The world’s leaders have saved the planet

The Paris climate talks ended with all 195 nations agreeing to cut carbon emissions to combat global warming.  Previous agreements asked only the developed nations to do so, leaving the developing nations, including mega-polluter China, to keep pursuing economic growth without worrying about energy use and climate change.  This agreement, in contrast, committed pretty much all of the world’s nations, though the richer nations promised economic help for the poorer nations to meet the goals.  See this for specifics.

What struck me was the self-congratulatory words of many of the world’s leaders (from the AP story linked after the jump):

“It’s a victory for all of the planet and for future generations,” U.S. Secretary of State John Kerry said, adding that the pact will “prevent the worst most devastating consequences of climate change from ever happening.”

“History will remember this day,” U.N. Secretary General Ban Ki-moon said. “The Paris agreement on climate change is a monumental success for the planet and its people.”

President Barack Obama said the climate agreement offers “the best chance to save the one planet we have.”

“The 12th of December, 2015, will remain a great date for the planet,” [French President Francois] Hollande declared. “In Paris, there have been many revolutions over the centuries. Today it is the most beautiful and the most peaceful revolution that has just been accomplished — a revolution for climate change.”

[Read more…]

Prosecute global warming skeptics?

A group of 20 scientists is urging the president to prosecute scientists and organizations  that question global warming. Now a Rasmussen survey has found that 27% of Democrats agree with that approach.  So do 11% of Republicans and 12% of Independents. [Read more…]

The Pope goes all in on environmental issues

Pope Francis published his encyclical Laudato Si  (“praise to you,” from the first words of the document), fully embracing the environmentalist cause.  It warns of global warming, says man is responsible, and calls for sweeping changes to save the earth.  It also, as we will blog tomorrow, makes some sweeping theological changes that constitute a major change in Western Christianity.

You can read the entire document in English here.  After the jump is a news account.  Then I want to pose some questions for our discussion. [Read more…]

ABC’s predictions for June, 2015

We often make predictions here at the Cranach blog, but we also do what often does not happen elsewhere:  we check them.  So it’s fitting to consider the predictions of some ABC programming seven years ago, projecting what June, 2015 would be like.  Gas was supposed to be over $9 a gallon.  Milk cost $13.  And New York City would be underwater.  Among other things.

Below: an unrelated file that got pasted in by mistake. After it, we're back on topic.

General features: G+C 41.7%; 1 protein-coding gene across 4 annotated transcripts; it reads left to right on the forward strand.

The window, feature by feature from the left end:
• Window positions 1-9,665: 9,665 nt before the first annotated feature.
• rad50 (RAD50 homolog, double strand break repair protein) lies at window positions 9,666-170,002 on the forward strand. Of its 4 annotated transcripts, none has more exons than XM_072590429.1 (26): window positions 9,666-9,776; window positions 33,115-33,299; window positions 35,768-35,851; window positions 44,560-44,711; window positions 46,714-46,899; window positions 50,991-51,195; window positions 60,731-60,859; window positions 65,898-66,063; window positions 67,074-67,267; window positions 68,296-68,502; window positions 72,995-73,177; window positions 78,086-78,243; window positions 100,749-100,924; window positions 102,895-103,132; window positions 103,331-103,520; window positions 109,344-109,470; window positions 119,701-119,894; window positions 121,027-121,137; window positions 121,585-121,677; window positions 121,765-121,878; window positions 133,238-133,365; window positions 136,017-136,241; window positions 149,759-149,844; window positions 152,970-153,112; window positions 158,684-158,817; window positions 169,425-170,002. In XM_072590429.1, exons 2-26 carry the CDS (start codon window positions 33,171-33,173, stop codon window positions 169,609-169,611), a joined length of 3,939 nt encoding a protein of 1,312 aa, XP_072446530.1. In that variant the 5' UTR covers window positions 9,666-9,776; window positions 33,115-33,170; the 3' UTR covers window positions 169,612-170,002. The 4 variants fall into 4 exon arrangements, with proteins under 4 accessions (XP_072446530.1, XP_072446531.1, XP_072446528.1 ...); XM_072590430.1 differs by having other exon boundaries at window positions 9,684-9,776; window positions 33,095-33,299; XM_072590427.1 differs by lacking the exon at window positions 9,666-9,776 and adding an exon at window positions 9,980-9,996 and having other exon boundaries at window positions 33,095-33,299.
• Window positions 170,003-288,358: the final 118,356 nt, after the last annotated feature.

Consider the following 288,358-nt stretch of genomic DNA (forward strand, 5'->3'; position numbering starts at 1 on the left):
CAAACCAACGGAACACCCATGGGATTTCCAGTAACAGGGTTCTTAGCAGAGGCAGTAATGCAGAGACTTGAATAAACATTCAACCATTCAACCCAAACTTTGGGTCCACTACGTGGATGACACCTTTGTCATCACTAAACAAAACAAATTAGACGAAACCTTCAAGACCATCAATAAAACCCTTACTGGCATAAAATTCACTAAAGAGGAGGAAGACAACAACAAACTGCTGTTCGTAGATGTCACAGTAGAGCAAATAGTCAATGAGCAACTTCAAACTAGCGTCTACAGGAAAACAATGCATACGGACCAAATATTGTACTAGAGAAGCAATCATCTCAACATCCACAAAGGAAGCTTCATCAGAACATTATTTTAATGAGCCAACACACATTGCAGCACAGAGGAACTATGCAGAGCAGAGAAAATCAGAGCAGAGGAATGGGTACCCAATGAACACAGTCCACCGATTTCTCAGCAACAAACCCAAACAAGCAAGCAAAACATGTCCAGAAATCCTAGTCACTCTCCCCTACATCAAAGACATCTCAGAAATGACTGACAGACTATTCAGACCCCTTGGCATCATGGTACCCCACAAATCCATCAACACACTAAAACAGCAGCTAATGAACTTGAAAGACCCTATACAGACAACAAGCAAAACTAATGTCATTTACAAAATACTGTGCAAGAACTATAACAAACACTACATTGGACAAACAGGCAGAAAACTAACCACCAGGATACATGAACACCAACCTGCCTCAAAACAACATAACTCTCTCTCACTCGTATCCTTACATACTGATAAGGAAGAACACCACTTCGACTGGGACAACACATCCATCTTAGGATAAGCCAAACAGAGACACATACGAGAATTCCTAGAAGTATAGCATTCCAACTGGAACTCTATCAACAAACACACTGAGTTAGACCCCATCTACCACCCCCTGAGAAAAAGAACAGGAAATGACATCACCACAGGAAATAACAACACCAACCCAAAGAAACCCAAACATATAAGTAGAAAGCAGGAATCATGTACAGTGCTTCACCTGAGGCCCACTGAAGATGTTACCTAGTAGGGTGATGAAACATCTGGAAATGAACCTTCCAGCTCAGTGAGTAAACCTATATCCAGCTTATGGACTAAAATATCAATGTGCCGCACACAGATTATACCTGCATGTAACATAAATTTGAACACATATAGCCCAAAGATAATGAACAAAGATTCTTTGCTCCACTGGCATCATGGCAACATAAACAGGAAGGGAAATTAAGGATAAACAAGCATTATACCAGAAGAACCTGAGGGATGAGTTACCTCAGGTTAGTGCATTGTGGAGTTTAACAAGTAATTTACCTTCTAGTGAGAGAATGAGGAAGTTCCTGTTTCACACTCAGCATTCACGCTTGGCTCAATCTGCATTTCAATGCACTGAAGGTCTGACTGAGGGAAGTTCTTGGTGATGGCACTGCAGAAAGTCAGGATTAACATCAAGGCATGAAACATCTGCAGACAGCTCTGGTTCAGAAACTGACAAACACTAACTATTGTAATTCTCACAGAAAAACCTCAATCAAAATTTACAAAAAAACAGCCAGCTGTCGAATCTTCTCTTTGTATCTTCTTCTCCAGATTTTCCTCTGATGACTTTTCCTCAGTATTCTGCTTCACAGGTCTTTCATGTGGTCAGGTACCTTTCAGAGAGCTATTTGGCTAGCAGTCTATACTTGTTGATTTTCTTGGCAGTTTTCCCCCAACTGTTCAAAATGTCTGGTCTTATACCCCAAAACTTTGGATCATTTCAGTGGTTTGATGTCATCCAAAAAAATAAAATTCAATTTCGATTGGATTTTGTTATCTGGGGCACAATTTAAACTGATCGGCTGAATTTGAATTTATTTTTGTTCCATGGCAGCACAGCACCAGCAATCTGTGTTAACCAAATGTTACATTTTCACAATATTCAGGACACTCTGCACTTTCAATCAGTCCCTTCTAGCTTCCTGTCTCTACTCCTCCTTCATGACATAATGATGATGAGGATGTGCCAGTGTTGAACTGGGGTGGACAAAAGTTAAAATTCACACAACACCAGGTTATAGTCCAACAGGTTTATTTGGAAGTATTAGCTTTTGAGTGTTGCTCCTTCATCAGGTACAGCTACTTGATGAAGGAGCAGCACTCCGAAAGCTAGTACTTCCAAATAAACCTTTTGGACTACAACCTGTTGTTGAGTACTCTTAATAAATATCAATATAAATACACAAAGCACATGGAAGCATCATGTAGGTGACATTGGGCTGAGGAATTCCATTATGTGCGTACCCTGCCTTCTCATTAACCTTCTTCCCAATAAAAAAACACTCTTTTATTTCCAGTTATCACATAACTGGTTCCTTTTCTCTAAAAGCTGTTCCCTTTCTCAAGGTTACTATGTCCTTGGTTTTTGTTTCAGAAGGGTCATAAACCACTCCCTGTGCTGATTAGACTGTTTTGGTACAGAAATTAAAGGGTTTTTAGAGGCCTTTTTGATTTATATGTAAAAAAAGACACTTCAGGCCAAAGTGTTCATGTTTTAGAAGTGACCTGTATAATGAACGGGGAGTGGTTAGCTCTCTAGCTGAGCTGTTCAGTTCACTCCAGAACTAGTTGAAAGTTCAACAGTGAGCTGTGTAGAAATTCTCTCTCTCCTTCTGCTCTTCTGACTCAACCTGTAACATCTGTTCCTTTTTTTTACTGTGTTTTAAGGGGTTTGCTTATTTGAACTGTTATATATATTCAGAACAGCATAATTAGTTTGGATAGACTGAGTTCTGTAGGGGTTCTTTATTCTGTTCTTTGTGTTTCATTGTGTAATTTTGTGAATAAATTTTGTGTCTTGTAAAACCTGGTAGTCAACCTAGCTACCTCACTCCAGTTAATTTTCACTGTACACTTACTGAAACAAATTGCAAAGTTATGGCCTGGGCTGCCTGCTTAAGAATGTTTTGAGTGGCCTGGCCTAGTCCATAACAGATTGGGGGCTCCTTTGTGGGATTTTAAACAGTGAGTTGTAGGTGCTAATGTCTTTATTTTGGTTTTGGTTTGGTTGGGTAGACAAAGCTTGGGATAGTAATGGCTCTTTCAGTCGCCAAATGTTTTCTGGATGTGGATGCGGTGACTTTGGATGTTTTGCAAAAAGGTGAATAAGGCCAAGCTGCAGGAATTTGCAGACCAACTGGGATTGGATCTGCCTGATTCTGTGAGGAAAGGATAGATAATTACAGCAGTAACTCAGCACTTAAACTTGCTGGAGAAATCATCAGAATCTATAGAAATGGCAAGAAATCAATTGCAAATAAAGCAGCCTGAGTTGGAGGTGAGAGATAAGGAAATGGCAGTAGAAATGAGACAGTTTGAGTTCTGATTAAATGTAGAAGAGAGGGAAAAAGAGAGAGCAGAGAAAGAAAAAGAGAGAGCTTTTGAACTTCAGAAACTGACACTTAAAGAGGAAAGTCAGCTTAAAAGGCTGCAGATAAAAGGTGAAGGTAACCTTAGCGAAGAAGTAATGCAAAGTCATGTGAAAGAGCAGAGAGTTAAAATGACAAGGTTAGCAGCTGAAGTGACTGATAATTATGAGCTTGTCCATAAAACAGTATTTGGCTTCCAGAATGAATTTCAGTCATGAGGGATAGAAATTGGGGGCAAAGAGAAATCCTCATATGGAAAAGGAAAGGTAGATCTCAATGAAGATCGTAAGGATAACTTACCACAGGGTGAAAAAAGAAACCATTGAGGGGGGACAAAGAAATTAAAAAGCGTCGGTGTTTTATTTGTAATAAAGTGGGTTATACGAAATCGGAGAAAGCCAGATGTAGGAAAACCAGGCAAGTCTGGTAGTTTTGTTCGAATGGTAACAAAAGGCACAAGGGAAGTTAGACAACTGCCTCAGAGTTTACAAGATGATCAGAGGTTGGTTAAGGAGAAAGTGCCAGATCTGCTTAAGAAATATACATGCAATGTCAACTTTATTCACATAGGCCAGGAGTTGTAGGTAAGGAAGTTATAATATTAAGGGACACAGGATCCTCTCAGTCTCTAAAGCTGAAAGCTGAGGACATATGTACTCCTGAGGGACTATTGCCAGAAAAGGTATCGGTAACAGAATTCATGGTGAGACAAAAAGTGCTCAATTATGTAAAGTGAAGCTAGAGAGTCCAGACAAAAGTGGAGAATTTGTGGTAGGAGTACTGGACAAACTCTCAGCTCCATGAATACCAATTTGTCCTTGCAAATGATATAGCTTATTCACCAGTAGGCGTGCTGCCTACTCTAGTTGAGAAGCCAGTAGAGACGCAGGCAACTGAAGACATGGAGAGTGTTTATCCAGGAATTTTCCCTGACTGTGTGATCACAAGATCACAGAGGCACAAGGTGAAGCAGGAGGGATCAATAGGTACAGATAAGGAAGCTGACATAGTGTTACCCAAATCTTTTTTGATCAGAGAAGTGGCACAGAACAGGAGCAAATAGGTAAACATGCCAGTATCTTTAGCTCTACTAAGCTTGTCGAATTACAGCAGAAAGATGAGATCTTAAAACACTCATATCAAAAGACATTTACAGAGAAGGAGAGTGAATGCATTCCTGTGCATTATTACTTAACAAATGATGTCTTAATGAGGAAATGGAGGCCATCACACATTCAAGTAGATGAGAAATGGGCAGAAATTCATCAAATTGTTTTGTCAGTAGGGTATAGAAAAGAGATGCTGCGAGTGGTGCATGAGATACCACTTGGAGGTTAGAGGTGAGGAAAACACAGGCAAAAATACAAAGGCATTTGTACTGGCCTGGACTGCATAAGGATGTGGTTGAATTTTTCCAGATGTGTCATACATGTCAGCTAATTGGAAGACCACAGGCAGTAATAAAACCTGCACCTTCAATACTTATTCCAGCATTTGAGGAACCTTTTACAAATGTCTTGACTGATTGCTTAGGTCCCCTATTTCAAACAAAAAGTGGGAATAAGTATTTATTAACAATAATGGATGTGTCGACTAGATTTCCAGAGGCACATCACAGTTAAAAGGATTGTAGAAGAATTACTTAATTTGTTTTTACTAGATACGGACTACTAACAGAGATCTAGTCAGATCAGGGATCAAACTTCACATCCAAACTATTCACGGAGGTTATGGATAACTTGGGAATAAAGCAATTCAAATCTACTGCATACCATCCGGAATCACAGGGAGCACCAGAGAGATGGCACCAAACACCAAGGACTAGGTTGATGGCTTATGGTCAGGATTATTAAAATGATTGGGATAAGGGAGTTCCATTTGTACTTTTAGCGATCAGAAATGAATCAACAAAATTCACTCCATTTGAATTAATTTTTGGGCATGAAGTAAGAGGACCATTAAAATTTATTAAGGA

See one of the videos and read an account of the predictions after the jump. [Read more…]

Prosecuting global warming skeptics

Senator Sheldon Whitehouse (D-RI) says that some global warming sceptics should be prosecuted under RICO  (the Racketeer Influenced & Corrupt Organizations act).  He argues that some of the anti-global warming research is funded by energy companies, which is what Big Tobacco did in funding research that played down the health hazards of smoking, which brought down the wrath of RICO.  That statute has also been used against pro-life activists, with the approval of the Supreme Court.  We are seeing how unpopular ideas can be criminalized.

You have to read the estimable Mark Hemingway’s response to Sen. Whitehouse’s op-ed piece, linked to and excerpted after the jump. [Read more…]

The failure of reality to match up with computer models

The ice caps are supposed to be melting.  But the ice in Antarctica is at record levels.  And the ice at the North Pole, after declining for awhile, is back to normal levels.  So reports a British newspaper, the Register.  I’m struck, though, by a comment in the article that cites,  “This failure of reality to match up with climate modelling.”

That “reality” has somehow failed is rather humorous.  Isn’t computer modelling dependent on what data is programmed into the model?  And isn’t reality always going to be more complex than a model, with far more variables, many of which are unknown to the researcher?  [Read more…]